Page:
Do you consider yourself an introvert or extrovert? What is an introvert and what is an extrovert?

As you may know, I am not big fan of labels of any kind. On the other hand it's not necessarily a bad thing to understand that there are differences within us. But are we born with these traits, or is it something we become later due to circumstances?

I am, on the other hand, a big fan of developing awareness. Awareness is more than being able to feel some muscles (such as the muscles that are involved in producing sound). It is also about understanding how we function as human beings.

So let's stick to the categories of introvert and extrovert, and ask the big question:

Do you need to be an extrovert to be an effective performer?

In fact, I am going to make it short today and not say too much about the issue, and instead ask YOU.

Do you think performing singers are more extroverts or introverts? Does one or the other bode for greater success as an artist?

Please share your thoughts on this below.



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  • I would say singers don’t need to be extroverts to preform well. The reason I say that is because most fo the good singers I know are wery shy.

    Please correct me if I’m wrong.


  • Either or! There is no need to sing to anybody at all. I sing when I walk down the street by myself and enjoy it as much as when I sing in a group setting. The fact that you’re one or the other has no bearing whatsoever with your desire and/or ability to sing. Just ask Per;-)

  • You have to look at this with an open mind. We all want to sing beautifully, being an extrovert or an introvert just means we have different challenges to get to that point.

  • It’s hard to tell, but I do know that being an introvert doesn’t make a person any less of an introvert. Introverted performers have just found a way to assume a different persona on stage. Also, they say that the one thing introverts like about performing, is the fact that the whole thing is scripted.

    Still it must be a whole lot easier for the newcomer to be a natural extravert. It just makes things like audience engagement and the overall act of being hyped up to entertain a little less taxing on them, as compared to the introverts. 🙂

  • Singers can be introverts (e.g. Paul Simon) or extroverts (e.g. Paul McCartney). I think the major difference is where their inspiration comes from and how they approach the creative process.

  • There are some interesting opinions here …even one that states we are all exhibitionists. When I recently told a friend that I enjoyed singing and liked karaoke in an atmosphere that was in front of a crowd and not a closed room, he called me an exhibitionist and said that I liked to show-off. I’ve pondered his statement over and tried to decide. I am an introvert pretty well but I love music and singing so much that I want to share it with others and try to monitor how well I’m doing by the live reactions of some others. I have to admit that I take some satisfaction if they compliment me and I do it well. If that makes me an exhibitionist then so be it…but when it comes right down to it, what I’m doing is having a good time and sharing that with others who I assume are there for the same reasons. Thanks Per for you mentoring and encouragement.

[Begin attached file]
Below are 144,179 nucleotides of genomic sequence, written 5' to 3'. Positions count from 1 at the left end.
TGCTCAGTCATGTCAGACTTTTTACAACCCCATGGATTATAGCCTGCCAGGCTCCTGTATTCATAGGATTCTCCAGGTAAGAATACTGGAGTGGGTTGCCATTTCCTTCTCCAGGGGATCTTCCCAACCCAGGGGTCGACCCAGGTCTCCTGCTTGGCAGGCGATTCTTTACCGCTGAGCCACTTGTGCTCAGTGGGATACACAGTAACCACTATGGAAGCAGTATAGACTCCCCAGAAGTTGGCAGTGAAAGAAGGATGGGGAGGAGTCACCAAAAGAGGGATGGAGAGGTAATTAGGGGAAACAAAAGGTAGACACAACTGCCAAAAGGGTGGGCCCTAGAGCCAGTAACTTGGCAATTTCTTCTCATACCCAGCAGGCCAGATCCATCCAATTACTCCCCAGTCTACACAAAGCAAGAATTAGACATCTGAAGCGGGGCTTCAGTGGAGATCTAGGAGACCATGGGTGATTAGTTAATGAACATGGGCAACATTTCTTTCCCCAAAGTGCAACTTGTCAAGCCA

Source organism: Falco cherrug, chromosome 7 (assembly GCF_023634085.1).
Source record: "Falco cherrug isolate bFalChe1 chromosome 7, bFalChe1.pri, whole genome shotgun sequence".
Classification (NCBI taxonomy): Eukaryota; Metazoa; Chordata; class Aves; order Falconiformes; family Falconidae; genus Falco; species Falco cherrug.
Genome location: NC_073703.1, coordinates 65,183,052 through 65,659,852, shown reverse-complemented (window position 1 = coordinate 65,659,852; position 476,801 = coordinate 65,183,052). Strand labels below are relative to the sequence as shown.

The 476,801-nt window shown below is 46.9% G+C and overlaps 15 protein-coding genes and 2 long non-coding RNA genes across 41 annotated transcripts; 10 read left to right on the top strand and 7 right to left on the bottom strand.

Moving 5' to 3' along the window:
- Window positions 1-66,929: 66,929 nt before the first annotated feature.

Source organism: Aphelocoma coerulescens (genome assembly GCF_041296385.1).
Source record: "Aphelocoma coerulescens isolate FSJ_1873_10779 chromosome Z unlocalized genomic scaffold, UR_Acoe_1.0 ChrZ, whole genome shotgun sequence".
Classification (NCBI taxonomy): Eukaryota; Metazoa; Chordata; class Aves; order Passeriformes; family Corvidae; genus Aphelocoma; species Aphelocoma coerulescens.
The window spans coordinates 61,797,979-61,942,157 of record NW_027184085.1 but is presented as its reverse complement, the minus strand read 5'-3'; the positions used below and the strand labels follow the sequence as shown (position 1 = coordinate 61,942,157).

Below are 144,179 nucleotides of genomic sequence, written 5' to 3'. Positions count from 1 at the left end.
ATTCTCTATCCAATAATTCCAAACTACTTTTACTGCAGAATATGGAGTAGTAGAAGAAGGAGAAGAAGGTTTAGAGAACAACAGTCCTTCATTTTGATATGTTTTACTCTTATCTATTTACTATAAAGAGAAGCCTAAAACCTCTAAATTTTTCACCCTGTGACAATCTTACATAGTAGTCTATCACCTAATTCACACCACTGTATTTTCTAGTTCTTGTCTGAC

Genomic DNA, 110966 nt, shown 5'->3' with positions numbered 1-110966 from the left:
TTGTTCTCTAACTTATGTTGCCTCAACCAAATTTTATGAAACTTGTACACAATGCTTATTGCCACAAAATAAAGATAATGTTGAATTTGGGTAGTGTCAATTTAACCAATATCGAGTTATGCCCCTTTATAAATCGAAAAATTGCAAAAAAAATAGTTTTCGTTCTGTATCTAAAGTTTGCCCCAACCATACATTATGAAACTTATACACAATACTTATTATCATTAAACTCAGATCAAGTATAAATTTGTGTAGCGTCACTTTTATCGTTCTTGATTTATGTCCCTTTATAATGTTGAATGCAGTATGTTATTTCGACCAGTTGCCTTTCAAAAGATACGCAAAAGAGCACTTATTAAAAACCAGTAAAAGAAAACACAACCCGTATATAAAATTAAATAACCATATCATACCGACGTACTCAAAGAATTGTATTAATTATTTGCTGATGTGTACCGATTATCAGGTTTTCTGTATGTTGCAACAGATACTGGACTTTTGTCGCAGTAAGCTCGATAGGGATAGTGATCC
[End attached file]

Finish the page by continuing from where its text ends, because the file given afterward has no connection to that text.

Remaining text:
• I think most singers, and people in general. have two sides to their personality. In different settings one side may be more dominant than the other. On stage people might readily assume a singer is automaticlly an extrovert. Whether this is wrong or correct is irrelevant. I don’t care if I’m being entertained by an extrovert or an introvert! I’m just thrilled I’m being entertained by an amazing singer!!!

  • The best performers I know are introverted by nature. They are deeply emotional and music allows them to share their passions with the world.

  • I agree mostly with Salvio above. I am introvert, but when I am on stage or perform, I can sing like an angel and without fear. Feedback tells me I am a “natural”, and I too, express my soul in songs. So extrovert, introvert does not matter so much as desire, talent and work!

  • As has been noted, both intros and extras can be singers. I would suggest that the techniques of preparation, and audience interaction may differ between the two types of people (speaking in stereotypical terms, as we all fall more properly along a spectrum of intro-extravert.)

    Introverted people tend to energize alone, and would tend to be drained more by performing. Whereas extraverted people are more likely to be energized by the audience and interaction.

    It is also interesting to note that many actors and other public figures claim to be highly introverted people, yet perform extraordinarily well in front of crowds, and may have a high degree of interaction with their audiences at times.

  • I know of one very famous imtrovert and that is Elvis. He was very shy when not on stage or well even when he was onstage atone time I can remember hearing about him being shy. IE the Aloha from Hawaii concert.

  • I have studied Iris interpretation and can see if a person has a tendency to take their emotions inwardly (Introvert) or are able to express themselves outwardly (extrovert)